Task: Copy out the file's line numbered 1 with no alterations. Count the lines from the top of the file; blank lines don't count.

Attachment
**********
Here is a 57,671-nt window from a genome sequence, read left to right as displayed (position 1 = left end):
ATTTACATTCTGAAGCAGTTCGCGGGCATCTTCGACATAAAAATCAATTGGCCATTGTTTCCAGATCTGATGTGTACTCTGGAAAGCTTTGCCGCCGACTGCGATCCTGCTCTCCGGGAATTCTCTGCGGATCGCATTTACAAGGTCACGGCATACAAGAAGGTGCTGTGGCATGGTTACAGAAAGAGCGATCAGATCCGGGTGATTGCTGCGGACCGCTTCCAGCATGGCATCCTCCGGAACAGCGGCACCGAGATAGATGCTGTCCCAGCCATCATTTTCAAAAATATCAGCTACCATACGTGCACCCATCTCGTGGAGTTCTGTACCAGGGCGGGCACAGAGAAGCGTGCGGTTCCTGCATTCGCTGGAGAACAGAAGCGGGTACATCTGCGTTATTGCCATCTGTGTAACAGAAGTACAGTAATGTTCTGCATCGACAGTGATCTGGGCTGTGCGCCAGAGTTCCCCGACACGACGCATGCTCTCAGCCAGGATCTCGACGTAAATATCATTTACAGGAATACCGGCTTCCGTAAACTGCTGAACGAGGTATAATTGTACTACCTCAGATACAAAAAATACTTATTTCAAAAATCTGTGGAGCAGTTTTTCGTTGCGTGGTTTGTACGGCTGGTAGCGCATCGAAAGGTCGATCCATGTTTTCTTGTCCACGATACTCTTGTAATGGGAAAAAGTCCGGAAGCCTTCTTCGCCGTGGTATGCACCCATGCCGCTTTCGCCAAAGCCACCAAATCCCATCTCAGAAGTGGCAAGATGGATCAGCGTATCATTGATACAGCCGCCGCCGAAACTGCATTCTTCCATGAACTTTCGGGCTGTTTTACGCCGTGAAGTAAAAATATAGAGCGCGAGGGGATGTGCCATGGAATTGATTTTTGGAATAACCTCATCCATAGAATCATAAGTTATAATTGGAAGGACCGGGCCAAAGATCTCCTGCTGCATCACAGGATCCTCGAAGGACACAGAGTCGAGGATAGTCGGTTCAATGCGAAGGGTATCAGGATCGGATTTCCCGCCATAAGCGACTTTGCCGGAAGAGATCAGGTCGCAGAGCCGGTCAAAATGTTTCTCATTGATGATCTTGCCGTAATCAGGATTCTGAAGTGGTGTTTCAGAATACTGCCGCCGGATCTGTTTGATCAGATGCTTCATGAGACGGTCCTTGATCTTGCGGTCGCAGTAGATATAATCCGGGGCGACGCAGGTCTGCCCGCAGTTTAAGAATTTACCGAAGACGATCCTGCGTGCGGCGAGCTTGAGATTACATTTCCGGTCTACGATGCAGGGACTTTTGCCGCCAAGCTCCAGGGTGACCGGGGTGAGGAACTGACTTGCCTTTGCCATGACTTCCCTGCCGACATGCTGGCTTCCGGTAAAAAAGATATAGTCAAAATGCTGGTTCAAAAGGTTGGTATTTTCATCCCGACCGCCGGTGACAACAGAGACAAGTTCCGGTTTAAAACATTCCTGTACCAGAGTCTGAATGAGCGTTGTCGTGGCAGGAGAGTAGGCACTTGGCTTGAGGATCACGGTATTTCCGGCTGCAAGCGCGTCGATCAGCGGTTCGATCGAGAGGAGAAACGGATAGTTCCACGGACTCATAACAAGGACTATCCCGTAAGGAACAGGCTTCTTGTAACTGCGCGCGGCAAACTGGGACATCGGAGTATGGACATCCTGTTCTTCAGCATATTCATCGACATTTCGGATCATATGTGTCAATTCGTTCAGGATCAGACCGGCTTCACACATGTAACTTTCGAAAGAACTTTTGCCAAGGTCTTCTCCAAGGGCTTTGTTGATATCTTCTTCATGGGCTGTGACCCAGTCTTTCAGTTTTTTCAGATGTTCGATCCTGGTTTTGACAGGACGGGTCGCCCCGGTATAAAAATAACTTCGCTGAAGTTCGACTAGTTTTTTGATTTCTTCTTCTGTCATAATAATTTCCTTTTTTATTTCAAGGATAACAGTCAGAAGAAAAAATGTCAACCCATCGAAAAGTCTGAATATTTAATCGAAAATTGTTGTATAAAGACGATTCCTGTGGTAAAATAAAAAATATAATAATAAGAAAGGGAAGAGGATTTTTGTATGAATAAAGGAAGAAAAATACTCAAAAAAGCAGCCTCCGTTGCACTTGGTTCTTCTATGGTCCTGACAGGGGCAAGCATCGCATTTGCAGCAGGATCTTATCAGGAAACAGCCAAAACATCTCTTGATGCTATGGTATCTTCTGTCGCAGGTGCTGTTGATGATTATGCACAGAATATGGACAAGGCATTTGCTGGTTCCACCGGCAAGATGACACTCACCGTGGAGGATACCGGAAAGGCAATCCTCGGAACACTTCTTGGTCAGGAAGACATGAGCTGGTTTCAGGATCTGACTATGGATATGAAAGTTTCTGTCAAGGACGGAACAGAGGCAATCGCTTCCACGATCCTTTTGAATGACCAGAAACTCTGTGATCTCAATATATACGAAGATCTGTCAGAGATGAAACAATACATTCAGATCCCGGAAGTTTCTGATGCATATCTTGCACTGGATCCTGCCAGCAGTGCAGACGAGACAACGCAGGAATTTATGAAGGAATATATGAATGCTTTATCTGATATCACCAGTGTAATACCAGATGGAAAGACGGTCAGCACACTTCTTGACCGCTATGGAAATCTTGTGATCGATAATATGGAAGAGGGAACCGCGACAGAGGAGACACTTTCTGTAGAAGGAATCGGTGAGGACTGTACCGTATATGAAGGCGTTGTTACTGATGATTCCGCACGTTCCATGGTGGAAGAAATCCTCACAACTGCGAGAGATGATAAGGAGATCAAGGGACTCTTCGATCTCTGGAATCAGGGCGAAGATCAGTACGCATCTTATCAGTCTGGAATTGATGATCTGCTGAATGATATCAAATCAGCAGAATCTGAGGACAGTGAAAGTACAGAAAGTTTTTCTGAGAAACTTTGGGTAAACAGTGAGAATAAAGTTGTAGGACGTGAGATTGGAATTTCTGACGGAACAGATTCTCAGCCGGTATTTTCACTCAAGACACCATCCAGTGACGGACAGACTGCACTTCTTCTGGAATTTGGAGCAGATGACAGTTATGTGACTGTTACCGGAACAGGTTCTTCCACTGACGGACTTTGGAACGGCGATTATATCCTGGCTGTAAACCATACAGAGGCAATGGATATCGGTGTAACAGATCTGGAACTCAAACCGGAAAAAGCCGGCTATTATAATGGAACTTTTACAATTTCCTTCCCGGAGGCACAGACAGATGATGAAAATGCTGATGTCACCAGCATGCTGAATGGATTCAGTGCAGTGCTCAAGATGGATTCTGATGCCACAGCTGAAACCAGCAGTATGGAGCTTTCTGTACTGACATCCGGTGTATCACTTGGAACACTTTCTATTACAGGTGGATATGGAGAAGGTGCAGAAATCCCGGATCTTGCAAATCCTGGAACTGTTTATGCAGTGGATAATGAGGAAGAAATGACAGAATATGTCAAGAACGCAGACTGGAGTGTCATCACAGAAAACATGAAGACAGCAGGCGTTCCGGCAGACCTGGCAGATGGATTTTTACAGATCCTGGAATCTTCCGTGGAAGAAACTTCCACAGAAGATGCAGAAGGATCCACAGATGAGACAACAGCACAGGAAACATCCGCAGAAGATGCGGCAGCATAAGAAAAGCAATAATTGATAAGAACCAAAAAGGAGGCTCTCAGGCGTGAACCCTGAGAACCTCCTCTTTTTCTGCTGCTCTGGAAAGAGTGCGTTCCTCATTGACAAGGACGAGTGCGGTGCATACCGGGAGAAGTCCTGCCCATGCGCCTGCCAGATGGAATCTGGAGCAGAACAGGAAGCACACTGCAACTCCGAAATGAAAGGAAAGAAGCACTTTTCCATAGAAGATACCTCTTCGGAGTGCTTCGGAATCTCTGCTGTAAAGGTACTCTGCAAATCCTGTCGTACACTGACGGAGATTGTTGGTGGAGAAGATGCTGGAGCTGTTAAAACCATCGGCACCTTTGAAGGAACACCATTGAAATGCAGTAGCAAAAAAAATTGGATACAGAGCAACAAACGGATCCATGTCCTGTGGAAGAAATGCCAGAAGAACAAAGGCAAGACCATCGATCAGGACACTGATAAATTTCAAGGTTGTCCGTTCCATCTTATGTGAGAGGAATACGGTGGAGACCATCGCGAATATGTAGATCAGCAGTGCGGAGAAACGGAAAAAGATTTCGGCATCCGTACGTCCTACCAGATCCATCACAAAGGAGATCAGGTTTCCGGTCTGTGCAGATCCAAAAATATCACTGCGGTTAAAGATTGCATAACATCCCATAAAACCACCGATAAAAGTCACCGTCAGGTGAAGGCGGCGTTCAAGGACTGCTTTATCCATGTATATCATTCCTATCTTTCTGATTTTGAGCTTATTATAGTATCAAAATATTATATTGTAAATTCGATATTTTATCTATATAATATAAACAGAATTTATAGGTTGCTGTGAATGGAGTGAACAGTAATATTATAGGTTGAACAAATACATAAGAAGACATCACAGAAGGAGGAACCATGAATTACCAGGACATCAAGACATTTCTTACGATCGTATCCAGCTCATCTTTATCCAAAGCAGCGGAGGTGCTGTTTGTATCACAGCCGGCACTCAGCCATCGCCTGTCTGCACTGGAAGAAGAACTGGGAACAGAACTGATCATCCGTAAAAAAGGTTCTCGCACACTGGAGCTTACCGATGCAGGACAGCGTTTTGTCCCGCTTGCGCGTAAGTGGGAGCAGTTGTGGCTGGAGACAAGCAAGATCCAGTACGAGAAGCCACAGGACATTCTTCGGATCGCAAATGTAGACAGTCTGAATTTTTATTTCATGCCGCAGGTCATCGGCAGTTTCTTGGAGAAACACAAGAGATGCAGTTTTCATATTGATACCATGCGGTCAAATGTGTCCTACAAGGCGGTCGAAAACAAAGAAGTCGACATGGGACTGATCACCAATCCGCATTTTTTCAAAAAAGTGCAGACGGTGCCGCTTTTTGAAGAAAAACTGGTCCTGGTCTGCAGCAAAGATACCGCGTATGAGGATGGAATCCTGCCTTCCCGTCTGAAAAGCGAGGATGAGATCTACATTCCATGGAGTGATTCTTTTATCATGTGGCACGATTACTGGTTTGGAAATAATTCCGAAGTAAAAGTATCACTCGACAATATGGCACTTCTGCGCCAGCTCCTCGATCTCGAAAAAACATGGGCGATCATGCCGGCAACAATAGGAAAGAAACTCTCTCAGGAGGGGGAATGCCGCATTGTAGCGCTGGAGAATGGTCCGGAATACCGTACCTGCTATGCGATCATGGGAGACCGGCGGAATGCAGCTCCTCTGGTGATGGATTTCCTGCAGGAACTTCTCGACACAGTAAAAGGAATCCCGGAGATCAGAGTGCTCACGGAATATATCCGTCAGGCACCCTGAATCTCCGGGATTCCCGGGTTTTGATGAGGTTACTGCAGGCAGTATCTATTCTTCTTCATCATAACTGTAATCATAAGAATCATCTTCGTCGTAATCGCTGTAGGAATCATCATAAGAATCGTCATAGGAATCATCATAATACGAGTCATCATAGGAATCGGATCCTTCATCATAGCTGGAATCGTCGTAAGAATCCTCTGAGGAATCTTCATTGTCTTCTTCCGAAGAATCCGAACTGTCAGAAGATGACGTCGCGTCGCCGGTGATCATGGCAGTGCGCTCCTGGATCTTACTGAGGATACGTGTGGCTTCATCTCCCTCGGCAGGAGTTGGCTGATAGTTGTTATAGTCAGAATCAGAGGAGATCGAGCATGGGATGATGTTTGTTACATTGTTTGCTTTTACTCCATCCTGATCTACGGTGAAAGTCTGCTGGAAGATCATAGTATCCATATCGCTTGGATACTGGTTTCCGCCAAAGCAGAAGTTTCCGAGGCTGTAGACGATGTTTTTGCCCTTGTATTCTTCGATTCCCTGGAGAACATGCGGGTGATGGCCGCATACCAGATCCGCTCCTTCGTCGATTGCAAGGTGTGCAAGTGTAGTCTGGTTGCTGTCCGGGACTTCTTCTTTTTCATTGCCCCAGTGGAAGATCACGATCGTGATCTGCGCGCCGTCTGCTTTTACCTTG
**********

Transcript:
Here is a 57,671-nt window from a genome sequence, read left to right as displayed (position 1 = left end):